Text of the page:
There was a nice article at Salon published recently called “Rise of the Super-Earths.” It’s excerpted from the epically titled book, “The Life of Super-Earths: How the Hunt for Alien Worlds and Artificial Cells Will Revolutionize Life on Our Planet,” whose author, incidentally, has been quoted as once saying “Biology is the future of astronomy,” which is an awesome thing to say. So so far, so good, right? Anyway, the whole thing’s about planets outside of our solar system, larger than our own, that are within an hospitable distance from their respective suns; planets that could probably sustain life. Super-Earths. Check out this wonderful bit discussing the formation of planets:
“The preplanet structure—the ‘seed’ of a planet—consists of solids (mostly silicates) and volatiles (such as water and ammonia), with trace amounts of hydrogen and noble gases. Due to the energy of the accretion process and the constant collisions with large solid bodies, this seed is thoroughly molten. (Some of Earth’s internal heat is a relic of this process.) In this state the structure differentiates. Iron and siderophile elements (high-density transition metals that like to bond with iron) precipitate from the silicate mix and sink under their own weight to form the core in the center. The remaining silicate minerals will remain in a mantle with the less dense ones closer to the top. Volatiles that are left over after hydrating the mantle minerals will rise to the surface and atmosphere.
“Differentiation is an orderly and predictable process thanks to our knowledge of chemistry and mineral properties under pressure. Some super-Earths, the rocky ones, develop quite similarly, although the pressure in the mantle is almost tenfold higher and different varieties of minerals form. Other super-Earths, the oceanic ones, are totally exotic beasts, with oceans that are 100 kilometers deep overlying a dense hot solid water, called ice VII.”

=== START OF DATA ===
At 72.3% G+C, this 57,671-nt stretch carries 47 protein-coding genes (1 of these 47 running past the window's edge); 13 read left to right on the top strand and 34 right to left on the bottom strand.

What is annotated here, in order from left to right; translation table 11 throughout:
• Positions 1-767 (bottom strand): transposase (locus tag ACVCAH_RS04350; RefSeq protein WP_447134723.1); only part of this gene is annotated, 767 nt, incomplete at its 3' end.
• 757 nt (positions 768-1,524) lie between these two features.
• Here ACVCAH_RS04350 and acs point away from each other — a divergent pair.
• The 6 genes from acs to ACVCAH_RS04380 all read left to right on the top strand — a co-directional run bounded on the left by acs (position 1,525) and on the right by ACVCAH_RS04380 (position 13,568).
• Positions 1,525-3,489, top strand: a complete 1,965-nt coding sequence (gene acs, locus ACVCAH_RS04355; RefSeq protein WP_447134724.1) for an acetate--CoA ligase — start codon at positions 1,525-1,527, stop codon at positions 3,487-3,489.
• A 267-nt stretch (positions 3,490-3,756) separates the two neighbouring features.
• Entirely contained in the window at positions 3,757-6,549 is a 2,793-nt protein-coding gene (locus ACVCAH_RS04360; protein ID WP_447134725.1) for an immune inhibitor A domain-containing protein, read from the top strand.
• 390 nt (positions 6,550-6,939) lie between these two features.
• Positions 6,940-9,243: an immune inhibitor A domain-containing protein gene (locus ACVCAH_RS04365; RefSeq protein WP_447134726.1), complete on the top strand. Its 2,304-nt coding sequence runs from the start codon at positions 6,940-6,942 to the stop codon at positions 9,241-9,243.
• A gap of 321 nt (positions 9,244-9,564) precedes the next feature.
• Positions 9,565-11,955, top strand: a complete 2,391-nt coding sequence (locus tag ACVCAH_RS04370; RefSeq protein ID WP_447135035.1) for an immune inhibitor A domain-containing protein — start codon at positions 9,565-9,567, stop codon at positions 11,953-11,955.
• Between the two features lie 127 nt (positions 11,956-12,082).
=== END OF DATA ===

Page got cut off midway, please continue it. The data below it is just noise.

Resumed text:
Fucking hot water ice. That’s ice at temps of over 1,300°F. How about that? The rest of the article’s great, and you should read it, but that stuff about oceanic planets, and especially the ice thing, really peaked my interest. Not least because of my familiarity and love for Kurt Vonnegut Jr.’s novel, Cat’s Cradle (see ice-nine), but mostly because it’s just plain fascinating on its own.
After reading the Salon piece, you should then read the Wikipedia page for ice. For real. It’s a far deeper and more interesting subject than you’re probably thinking in your initial consideration of the topic. For example, there are apparently 15 different phases of ice, varied by a combination of pressures and temperatures. There are a few hot ices, and Ice-nine is actually a thing (but fortunately nothing like Vonnegut’s insidious, fictional variety). I also learned a bit about rotten ice, diamond dust, the lost, ancient practice of ice harvesting, and the existence of the term “ice famine.” And hey, did you know that at *super* high pressures ice is predicted to become a metal?